Folate-Deficiency Anemia (Child)

Folate (folic acid) is a B vitamin that your child’s body uses to make hemoglobin. Hemoglobin is the protein in red blood cells that carries oxygen throughout the body.

Folate-deficiency anemia usually develops slowly. At first, children with anemia don’t have symptoms. If untreated and severe, they become tired and fussy. They may be dizzy. They may have pale lips and skin. And they may not be interested in eating and lose weight. Severe anemia can cause problems with movement and behavior. Untreated anemia can slow a child’s growth rate.

A folate deficiency is most often caused by a diet low in folic acid. A common cause of folate deficiency is a diet with only goat's milk. It may also be caused by a digestive problem, liver disease, or certain medicines. Folate deficiency is treated by having the child eat more foods high in folate. Your child may also need to take folate supplements. With enough folate, this type of anemia is often quickly reversed. In severe cases, your child may need a blood transfusion.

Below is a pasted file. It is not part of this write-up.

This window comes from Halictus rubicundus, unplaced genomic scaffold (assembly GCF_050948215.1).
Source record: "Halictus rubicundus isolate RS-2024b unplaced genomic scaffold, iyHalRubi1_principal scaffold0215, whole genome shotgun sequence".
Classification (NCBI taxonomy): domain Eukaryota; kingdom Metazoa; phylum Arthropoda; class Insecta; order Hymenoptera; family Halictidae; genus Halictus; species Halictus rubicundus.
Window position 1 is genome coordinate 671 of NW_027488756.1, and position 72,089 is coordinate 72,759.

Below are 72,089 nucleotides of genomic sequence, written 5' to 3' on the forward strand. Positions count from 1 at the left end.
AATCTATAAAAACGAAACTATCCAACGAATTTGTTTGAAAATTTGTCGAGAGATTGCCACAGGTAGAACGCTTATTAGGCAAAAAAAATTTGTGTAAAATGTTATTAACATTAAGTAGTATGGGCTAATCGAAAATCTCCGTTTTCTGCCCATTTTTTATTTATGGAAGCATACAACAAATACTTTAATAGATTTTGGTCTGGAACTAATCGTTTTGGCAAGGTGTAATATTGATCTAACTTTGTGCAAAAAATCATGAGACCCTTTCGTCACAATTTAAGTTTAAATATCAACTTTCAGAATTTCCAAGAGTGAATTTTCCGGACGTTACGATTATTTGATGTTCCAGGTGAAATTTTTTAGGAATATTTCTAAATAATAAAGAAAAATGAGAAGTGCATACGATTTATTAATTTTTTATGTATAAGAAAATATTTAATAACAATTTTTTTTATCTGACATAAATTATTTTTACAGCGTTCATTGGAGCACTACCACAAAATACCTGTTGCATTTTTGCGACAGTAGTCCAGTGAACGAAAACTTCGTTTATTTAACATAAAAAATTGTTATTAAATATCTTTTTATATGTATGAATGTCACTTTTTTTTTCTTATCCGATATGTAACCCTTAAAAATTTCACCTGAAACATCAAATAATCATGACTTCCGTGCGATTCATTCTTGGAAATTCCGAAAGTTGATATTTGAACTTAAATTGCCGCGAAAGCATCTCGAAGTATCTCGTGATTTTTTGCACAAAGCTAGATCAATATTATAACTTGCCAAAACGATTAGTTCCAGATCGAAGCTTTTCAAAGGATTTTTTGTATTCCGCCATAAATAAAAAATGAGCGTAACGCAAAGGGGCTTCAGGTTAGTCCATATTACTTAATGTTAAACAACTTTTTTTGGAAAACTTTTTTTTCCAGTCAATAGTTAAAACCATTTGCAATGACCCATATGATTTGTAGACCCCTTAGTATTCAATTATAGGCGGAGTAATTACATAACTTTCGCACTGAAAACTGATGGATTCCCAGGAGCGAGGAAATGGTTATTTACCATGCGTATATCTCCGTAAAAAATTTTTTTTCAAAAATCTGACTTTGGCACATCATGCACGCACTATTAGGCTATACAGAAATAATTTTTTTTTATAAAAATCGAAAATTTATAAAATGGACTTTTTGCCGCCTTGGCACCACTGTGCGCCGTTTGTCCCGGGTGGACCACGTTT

Home care

Follow these guidelines when caring for your child at home:

  • The healthcare provider may prescribe a folic acid or B vitamin supplement. Follow the provider’s instructions for giving this medicine to your child.

  • Watch your child’s energy level. Allow your child to rest as needed.

  • Make sure that your child eats a balanced diet that has plenty of foods with folic acid. These foods include fortified breakfast cereals, breads, and other grains. Folate is also found in leafy green vegetables, beans, nuts, and some fruits.

  • Talk with your child’s healthcare provider if your child refuses to eat a balanced diet. Ask to see a nutritionist for information and guidance.

  • Tell your child’s caregivers and school officials about his or her condition.

Follow-up care

Follow up with your child’s healthcare provider, or as advised.

When to seek medical advice

Call your child's healthcare provider right away if any of these occur:

  • Your child refuses to eat or has trouble eating

  • You child has a stomachache, diarrhea, or bloating

  • Symptoms continue or get worse

  • Pallor does not improve

  • Energy level is low



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